Here is one example of why I love nursing!!
I am sure that we all have been an inspiration for our patients at some point, and they have influenced and enlightened us in return. I hope that we can share these heart-warming stories on this BLOG to cheer each other on and help to remember why we love nursing and went into the profession in the first place.
After 37 years in nursing, I have so many uplifting stories to share that it is hard to know where to begin.
One scenario comes to mind that took me by surprise 15 years after the fact. At the beginning of this tale, I was employed as a new school nurse. I had much to master quickly in this specialty, as a school nurse mainly operates independently as the only medical professional in the building.
Being young and relatively naive in this position, I had to learn not to allow the students to take advantage of the nurse’s office to escape class. I had to ascertain who was genuinely ill or injured vs. those who maybe had not studied for a test or were trying to avoid PE class.
The difficult visits to sort out were those children who were not ill but were experiencing significant emotional distress. They often came from tough home situations, or were being bullied, or suffered from anxiety or PTSD. I always tried to be empathetic to all of the students' needs but especially wanted to be there for the children who had no one else to turn to for refuge from serious life challenges.
During my early school nurse years, a boy named Colin (not real name) visited the nurse regularly. He usually had a headache or upset stomach without vomiting, diarrhea, fever, or other visible health symptoms. For those not familiar with children, this set of vague complaints sometimes signals a malingering child who is not truly ill. On the other hand, a school nurse can not ignore these symptoms as they could indeed show an underlying physical or emotional cause.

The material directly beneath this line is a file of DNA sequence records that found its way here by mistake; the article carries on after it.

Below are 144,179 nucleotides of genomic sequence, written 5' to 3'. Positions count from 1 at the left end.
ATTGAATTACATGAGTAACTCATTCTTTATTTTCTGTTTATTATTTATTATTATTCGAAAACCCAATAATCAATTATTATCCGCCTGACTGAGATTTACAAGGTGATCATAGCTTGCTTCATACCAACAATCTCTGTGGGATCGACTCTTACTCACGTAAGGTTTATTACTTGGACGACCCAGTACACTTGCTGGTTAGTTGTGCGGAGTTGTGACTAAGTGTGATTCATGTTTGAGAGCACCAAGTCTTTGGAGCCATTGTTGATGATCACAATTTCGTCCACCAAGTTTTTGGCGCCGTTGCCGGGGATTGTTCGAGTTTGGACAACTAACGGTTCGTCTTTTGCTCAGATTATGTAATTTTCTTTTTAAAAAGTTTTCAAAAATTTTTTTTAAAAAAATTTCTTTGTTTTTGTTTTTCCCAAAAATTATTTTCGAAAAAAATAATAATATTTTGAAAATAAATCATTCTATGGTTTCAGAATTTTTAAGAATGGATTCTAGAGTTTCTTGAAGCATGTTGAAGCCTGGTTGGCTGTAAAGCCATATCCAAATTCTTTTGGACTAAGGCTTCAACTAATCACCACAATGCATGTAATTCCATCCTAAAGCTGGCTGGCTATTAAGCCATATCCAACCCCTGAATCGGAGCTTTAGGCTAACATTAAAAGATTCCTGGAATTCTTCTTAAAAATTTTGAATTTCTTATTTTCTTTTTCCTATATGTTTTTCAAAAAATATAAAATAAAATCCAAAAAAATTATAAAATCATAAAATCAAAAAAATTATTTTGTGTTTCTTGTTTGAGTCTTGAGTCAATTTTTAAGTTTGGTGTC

So, after determining day after day that Colin was not actually sick when he came to the health room, we started talking and established a working relationship. We would chat about Colin’s school and home life, which revealed many anxiety-producing situations. He did indeed appear to suffer from anxiety and with good cause.
We made a plan with the school counselor and teacher that if he was anxious, he could come and talk with me or the counselor, take a brief rest to calm himself and relieve his headache, and then return to class. The one criteria was that he could only leave class when approved by the teacher (i.e., not during a test) or during recess or lunch. This plan was acceptable for Colin and the teacher, and eventually, I started to see him less and less with complaints.
The following year Colin went on to middle school.
I did not give much thought again to Colin until I received an email from him 15 years later. He said he was a man now but will never forget how I cared for him during his most challenging years as a child. He said the simple time allotted him to regroup in the health room and talk to me meant so much to him to help him function and get through each day.
He thanked me numerous times for my kindness and insight and wished me well. He said that he is doing well now as an adult and has learned to incorporate some of the anxiety-relieving strategies I had taught him as a 5th grader.
The email brought tears to my eyes as I had forgotten about Colin. I am so thankful for the letter. Much of what we do as nurses goes unacknowledged, and you never know if you make an impression as a nurse. So this email helped me to remember why I loved nursing. It is helping the patient; whether it is physical or emotional healing, I am happy to be there for them.
I am sure there are many more unwritten letters such as this one from many of our encounters with patients. Wouldn’t it be nice to know if we really do make a difference?
Check back with me in a few days for more inspiration and care to keep you going in your nursing career.
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In nurse sisterhood,